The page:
## Dijkstra’s Algorithm

Dijkstra’s Algorithm finds the shortest path from a given node to other nodes in the graph.

It works by using a priority queue where it stores path distances.

Initially all distances are set to $infty$ apart from the distance to the start, which is 0.

Then, as long as there are elements in the queue, the algorithm takes off the minimum item from the queue, i.e., the node with the minimum distance, and relaxes the distance to its neighbors.

As an example, we will use a rectangular grid graph, which could represent a traffic grid.

Such a graph is represented by the traffic_grid_graph.txt file and looks as follows.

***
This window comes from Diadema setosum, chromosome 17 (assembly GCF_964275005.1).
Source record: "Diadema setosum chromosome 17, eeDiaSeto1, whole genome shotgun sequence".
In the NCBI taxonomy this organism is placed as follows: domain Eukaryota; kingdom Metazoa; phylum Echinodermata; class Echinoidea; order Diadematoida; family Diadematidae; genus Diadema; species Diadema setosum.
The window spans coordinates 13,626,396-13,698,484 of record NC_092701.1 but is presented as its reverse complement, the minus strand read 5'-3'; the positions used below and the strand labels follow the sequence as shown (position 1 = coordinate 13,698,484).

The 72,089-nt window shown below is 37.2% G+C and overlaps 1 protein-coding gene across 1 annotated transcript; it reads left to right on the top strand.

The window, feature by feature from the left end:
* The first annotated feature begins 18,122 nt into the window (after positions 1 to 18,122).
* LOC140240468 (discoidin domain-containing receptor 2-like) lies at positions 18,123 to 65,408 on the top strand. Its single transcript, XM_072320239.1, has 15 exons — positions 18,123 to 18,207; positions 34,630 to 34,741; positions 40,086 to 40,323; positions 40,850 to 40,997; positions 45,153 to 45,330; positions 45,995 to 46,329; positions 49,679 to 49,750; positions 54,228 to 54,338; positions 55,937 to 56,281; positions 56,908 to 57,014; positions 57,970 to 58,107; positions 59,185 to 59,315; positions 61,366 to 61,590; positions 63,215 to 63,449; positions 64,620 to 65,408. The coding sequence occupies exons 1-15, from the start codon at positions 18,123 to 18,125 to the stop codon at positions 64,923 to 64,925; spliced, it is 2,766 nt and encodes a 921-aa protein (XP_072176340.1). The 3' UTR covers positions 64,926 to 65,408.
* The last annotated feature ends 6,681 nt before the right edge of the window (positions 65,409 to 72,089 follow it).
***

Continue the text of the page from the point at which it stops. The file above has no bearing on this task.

The numbers correspond to weights. The nodes are the black bullet points, and we assume they are numbered from 0, starting from the top left and proceeding left-to-right, top-to-bottom.

## Dijkstra’s Algorithm

Dijkstra’s Algorithm finds the shortest path from a given node to other nodes in the graph.

It works by using a priority queue where it stores path distances.

Initially all distances are set to $infty$ apart from the distance to the start, which is 0.

Then, as long as there are elements in the queue, the algorithm takes off the minimum item from the queue, i.e., the node with the minimum distance, and relaxes the distance to its neighbors.

As an example, we will use a rectangular grid graph, which could represent a traffic grid.

Such a graph is represented by the traffic_grid_graph.txt file and looks as follows.

The numbers correspond to weights. The nodes are the black bullet points, and we assume they are numbered from 0, starting from the top left and proceeding left-to-right, top-to-bottom.